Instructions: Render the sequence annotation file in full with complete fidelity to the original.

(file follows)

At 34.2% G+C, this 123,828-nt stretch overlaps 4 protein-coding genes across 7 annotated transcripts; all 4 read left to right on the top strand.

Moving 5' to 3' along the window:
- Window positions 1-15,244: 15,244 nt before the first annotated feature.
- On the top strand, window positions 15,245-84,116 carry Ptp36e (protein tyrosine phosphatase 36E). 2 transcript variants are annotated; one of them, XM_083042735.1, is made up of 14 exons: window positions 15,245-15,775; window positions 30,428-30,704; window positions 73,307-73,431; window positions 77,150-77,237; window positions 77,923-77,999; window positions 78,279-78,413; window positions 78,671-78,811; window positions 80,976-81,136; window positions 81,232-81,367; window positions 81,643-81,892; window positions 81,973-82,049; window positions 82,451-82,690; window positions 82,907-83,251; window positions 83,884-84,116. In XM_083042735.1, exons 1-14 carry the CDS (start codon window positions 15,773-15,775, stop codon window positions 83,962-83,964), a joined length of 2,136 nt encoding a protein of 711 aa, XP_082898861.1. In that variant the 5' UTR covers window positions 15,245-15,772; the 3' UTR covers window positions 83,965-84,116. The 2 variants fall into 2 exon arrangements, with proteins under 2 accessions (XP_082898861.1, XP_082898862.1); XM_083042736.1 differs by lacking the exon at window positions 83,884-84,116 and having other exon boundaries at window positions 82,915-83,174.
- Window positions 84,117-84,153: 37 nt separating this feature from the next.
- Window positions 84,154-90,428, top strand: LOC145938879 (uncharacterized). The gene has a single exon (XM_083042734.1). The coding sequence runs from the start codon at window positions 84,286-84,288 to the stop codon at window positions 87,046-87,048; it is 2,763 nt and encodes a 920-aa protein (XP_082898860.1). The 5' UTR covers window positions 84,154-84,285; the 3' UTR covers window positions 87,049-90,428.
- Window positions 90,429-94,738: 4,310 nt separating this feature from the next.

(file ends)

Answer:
At 34.2% G+C, this 123,828-nt stretch overlaps 4 protein-coding genes across 7 annotated transcripts; all 4 read left to right on the top strand.

Moving 5' to 3' along the window:
- Window positions 1-15,244: 15,244 nt before the first annotated feature.
- On the top strand, window positions 15,245-84,116 carry Ptp36e (protein tyrosine phosphatase 36E). 2 transcript variants are annotated; one of them, XM_083042735.1, is made up of 14 exons: window positions 15,245-15,775; window positions 30,428-30,704; window positions 73,307-73,431; window positions 77,150-77,237; window positions 77,923-77,999; window positions 78,279-78,413; window positions 78,671-78,811; window positions 80,976-81,136; window positions 81,232-81,367; window positions 81,643-81,892; window positions 81,973-82,049; window positions 82,451-82,690; window positions 82,907-83,251; window positions 83,884-84,116. In XM_083042735.1, exons 1-14 carry the CDS (start codon window positions 15,773-15,775, stop codon window positions 83,962-83,964), a joined length of 2,136 nt encoding a protein of 711 aa, XP_082898861.1. In that variant the 5' UTR covers window positions 15,245-15,772; the 3' UTR covers window positions 83,965-84,116. The 2 variants fall into 2 exon arrangements, with proteins under 2 accessions (XP_082898861.1, XP_082898862.1); XM_083042736.1 differs by lacking the exon at window positions 83,884-84,116 and having other exon boundaries at window positions 82,915-83,174.
- Window positions 84,117-84,153: 37 nt separating this feature from the next.
- Window positions 84,154-90,428, top strand: LOC145938879 (uncharacterized). The gene has a single exon (XM_083042734.1). The coding sequence runs from the start codon at window positions 84,286-84,288 to the stop codon at window positions 87,046-87,048; it is 2,763 nt and encodes a 920-aa protein (XP_082898860.1). The 5' UTR covers window positions 84,154-84,285; the 3' UTR covers window positions 87,049-90,428.
- Window positions 90,429-94,738: 4,310 nt separating this feature from the next.